Just as he got real sharp with his questions about if I could prove it, Mr. Adkins, my boss, shoved his chair back and leaned back. At that time the spring broke on the chair, with a loud "bang."

The shop people caught me just as I reached the back door, running at full speed. I thought I was shot. When they went back to the office with me, I found the FBI agent lying on the counter laughing so hard he could not stand up.

He had scared me to death. I told him that Lynn Longino lived with his uncle, Otis Crews, and went to school there. Otis Crews was Dean of Men at the Normal school, and could verify my story. I was so shaken that I could hardly work for the rest of the day.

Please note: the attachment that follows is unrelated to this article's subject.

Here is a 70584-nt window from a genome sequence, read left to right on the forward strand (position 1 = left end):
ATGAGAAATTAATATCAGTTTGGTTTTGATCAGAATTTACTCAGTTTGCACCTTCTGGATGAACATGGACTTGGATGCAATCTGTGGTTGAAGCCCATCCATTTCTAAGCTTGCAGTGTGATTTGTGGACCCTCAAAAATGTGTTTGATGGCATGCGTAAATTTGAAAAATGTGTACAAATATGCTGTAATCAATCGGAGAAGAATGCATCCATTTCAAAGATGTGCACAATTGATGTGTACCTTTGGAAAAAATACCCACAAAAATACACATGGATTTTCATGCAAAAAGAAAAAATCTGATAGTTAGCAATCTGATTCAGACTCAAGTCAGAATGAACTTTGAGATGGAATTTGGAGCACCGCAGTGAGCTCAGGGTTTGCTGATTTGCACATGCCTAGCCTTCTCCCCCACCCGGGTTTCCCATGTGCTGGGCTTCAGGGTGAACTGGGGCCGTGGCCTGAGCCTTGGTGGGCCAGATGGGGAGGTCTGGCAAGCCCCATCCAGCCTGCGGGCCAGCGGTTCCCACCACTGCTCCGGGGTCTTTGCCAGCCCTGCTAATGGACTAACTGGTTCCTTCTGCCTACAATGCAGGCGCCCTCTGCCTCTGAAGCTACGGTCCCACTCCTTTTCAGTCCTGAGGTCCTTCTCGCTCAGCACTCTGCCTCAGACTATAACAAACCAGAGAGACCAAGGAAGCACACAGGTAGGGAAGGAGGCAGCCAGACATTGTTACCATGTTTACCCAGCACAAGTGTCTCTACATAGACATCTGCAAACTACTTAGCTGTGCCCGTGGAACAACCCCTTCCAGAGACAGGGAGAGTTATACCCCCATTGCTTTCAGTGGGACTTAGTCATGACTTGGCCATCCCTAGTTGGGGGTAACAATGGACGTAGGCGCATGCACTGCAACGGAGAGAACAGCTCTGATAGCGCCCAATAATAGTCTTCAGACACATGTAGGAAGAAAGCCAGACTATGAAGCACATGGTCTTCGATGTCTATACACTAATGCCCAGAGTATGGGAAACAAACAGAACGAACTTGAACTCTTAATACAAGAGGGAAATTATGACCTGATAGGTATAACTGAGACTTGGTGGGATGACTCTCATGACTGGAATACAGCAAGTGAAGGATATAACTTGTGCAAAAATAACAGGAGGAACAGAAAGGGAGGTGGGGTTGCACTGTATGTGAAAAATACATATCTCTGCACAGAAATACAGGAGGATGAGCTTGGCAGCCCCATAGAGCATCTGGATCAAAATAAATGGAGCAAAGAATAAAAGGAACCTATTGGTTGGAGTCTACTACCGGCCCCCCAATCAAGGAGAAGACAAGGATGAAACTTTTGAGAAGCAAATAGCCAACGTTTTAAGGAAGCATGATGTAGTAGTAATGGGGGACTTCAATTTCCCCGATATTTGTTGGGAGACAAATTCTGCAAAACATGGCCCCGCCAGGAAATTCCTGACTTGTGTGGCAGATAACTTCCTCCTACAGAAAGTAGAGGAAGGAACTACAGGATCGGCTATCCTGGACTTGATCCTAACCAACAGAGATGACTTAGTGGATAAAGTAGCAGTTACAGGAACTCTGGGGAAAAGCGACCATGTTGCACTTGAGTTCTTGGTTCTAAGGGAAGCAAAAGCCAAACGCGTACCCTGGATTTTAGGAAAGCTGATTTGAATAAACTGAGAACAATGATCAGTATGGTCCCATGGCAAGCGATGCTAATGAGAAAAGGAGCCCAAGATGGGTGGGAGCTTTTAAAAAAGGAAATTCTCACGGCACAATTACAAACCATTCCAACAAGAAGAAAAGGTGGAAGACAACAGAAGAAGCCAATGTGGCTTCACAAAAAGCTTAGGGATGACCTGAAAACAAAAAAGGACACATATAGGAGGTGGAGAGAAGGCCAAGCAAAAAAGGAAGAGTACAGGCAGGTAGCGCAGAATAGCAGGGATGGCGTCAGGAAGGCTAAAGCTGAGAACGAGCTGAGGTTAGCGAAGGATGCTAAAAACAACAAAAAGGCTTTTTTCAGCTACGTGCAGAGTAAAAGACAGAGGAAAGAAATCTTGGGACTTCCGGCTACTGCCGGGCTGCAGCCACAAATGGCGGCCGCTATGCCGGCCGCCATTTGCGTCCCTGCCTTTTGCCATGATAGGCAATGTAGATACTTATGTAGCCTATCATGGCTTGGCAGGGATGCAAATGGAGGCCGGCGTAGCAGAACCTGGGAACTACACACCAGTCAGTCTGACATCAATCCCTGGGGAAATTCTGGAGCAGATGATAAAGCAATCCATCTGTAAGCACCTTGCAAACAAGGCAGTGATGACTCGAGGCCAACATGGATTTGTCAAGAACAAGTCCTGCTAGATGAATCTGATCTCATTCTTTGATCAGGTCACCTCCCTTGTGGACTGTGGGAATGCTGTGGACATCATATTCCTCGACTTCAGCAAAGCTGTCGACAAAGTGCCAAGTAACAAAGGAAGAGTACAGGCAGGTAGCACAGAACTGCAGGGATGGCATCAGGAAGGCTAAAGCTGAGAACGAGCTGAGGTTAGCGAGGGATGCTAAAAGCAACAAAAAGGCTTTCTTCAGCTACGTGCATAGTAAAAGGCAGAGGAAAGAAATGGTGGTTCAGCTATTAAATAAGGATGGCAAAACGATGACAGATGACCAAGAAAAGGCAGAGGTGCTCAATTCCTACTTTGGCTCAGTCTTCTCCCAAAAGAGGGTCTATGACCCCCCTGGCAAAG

Those years we were so on edge that we were easily scared. At least, I was

In August and September of 1941 we had maneuvers here in Louisiana. The troops were divided into two armies – the Red and the Blue. Prominent military men such as George C. Patton, Dwight Eisenhower, George Marshall and others figured in with this largest maneuver ever held.

Some of the troops were stationed near Minden. They were allowed to shower in the Minden High School Gym located on the corner of Ash Street and McIntyre. We were instructed to make them feel welcome, take them to our churches, and invite them to eat a meal at our homes.

My friends and I invited some to come to our home and to play croquet, and have refreshments. These were nice boys, homesick for their families. We corresponded during the war with a couple of the boys that had been on maneuvers here.